Wrought with cramps, hormonal exhaustion, having already bypassed a lovely sounding trip to the lake due to this months troubles, I dutifully saddled my Schwinn once again. The place was that we would head half a mile south to the coffee shop, I would talk to you guys a bit, and then we'd head a mile north to grocery shop before heading home. The Advil was kicking in, and although the air was hot on my neck, its caressing was gentle and welcome. About half way to the Revue where our Americano's -One with whipped cream, one without, both iced- were waiting for us, my rickety bike began to racket even louder. I was flashing bike to that fateful ride to work. The famed goat-head fiasco. But ride on we did. It wasn't till we hopped back on the bikes -my Americano still three fourths full because I'm like some sort of turtle on two legs- that I realize something was wrong. My back tire is flat. And we just bought these new tubes.
I am, needless to say, devastated. And angry. And all together disappointed. My best intentions foiled, falling by the way side in spite of every effort spent in keeping things afloat. It is a mere symptom of a disease that creeps into your life and robs you of the capability to buy a cutting board if you needed it, or a dish-rack for dishes to dry on, or a new tube for a popped tire. The walk home was long, with each stomp of my foot I drove my curses deeper and deeper into the concrete, cursed my poverty, my bad choices, my budget. I cursed the darkness that had fallen, and I cursed every homeless tramp that passed a little too close to me. I cursed the June bug that lingered in the beam of my head light, flapping its stupid sticky wings before turning around and running into my stomach. However, I'd be lying if I didn't admit that this stupid June bug did illicit a few stupid giggles as we tried to dodge and weave our way around its lumbering flight patterns.
We passed, slowly, our favorite house, the one with an art studio that takes up half the south side of the house, the room with all the windows filled with canvases half full, and mostly full, and still blank. In the darkness of night the room was illuminated, casting a soft glow of light across the neighborhood sidewalk, creating shadows out of my spinning spokes and that crumby flat tire. I couldn't help but feel my heart skip a beat at seeing this studio that I've passed so many times now lit up and come to life; even as a drab and darkened mere room it capture my heart. Now, my soul lighted on air a bit. There sat a gray haired lady, doing something mysterious at a desk. She wore a purple t-shirt. I drove my eyes back to the ground and plunged my feet forward. I smothered the shimmer in my soul and let the yuckiness back in. Right now, I liked that better. Life sucked, and it always sucks, and even if a momentary bit of fun like bike riding comes in, make no mistake, it will go back to sucking.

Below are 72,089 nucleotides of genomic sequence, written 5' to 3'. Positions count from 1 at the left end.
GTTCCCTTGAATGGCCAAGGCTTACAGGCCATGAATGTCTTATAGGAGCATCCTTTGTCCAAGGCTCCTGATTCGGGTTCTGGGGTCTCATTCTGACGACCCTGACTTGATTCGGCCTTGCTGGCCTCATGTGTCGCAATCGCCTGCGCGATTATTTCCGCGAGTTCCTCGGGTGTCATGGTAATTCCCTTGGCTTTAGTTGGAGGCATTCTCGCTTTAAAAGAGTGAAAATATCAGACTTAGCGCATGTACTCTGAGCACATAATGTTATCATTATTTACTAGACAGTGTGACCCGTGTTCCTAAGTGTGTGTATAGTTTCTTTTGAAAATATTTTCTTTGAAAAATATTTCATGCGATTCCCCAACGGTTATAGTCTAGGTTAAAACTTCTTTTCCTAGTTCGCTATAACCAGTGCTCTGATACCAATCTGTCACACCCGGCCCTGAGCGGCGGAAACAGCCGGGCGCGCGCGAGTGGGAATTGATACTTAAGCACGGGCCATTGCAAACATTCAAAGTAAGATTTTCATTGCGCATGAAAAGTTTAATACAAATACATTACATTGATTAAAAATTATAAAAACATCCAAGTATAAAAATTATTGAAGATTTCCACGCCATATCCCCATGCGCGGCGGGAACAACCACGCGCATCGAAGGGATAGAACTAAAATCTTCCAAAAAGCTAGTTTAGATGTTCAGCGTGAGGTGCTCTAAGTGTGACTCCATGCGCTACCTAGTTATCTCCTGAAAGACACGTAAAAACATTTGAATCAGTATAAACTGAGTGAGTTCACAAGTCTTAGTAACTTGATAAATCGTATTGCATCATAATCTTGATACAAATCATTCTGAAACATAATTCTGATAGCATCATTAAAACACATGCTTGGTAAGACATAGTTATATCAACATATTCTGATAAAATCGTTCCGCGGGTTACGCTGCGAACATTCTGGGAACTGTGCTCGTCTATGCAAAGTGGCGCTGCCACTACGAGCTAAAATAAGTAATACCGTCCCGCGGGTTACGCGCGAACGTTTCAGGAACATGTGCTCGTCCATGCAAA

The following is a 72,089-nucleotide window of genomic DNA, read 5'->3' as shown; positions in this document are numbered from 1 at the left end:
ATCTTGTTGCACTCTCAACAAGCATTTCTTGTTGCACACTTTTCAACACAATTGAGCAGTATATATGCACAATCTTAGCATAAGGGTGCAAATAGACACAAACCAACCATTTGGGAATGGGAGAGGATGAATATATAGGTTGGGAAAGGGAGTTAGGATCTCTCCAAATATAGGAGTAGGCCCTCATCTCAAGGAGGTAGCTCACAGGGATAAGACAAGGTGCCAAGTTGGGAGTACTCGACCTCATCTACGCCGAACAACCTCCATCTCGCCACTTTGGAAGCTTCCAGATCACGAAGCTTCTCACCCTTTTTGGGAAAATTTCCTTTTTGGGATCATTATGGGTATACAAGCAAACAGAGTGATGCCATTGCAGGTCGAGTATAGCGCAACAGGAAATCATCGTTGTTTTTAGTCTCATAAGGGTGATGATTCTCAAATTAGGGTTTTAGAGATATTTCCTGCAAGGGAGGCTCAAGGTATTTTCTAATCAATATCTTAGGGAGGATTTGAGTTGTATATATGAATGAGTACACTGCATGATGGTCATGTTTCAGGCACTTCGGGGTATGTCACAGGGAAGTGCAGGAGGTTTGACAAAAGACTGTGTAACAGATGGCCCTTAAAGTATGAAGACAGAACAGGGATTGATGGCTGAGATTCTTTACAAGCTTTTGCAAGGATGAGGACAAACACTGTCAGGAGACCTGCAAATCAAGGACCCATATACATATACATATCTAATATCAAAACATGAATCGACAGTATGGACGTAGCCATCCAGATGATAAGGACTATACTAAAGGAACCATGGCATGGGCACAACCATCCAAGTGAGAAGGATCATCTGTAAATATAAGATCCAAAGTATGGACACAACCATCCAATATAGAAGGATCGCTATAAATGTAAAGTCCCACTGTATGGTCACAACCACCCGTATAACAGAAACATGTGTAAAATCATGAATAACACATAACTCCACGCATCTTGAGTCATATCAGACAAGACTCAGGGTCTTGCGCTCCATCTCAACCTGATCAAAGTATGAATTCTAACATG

We were about half way home now. A man exited his SUV to manually close the garage door behind him. We passed, my head down, Marcos' mind I'm sure reeling circles, exacting schemes to cheer me up. The man in the red shirt called to us “Do you need a little air?” He came forwards and listened with such sympathetic eyes as I lamented of the flat tire, and he begged us never mind his face; He was hit by a car while he was riding his new carbon framed bicycle, the very one he'd bought twenty minutes before. After a good five minutes full of caring glances and a bevy of Goodlucks, we were on our way again. Suddenly, my heart felt a little lighter as its beats went skipping, bouncing off the tips of my loafer shoes and sailing into the night sky.
Its amazing what a bit of kindness can do. And maybe the constant here isn't Suck, maybe the constant is actually the light streaming down from windows. And maybe I had it backwards that night on the street, perhaps life isn't all black. Maybe what's really happening is that Life always has Light in it, and even when a bit of suck and darkness sneaks in, it will always go back to Light.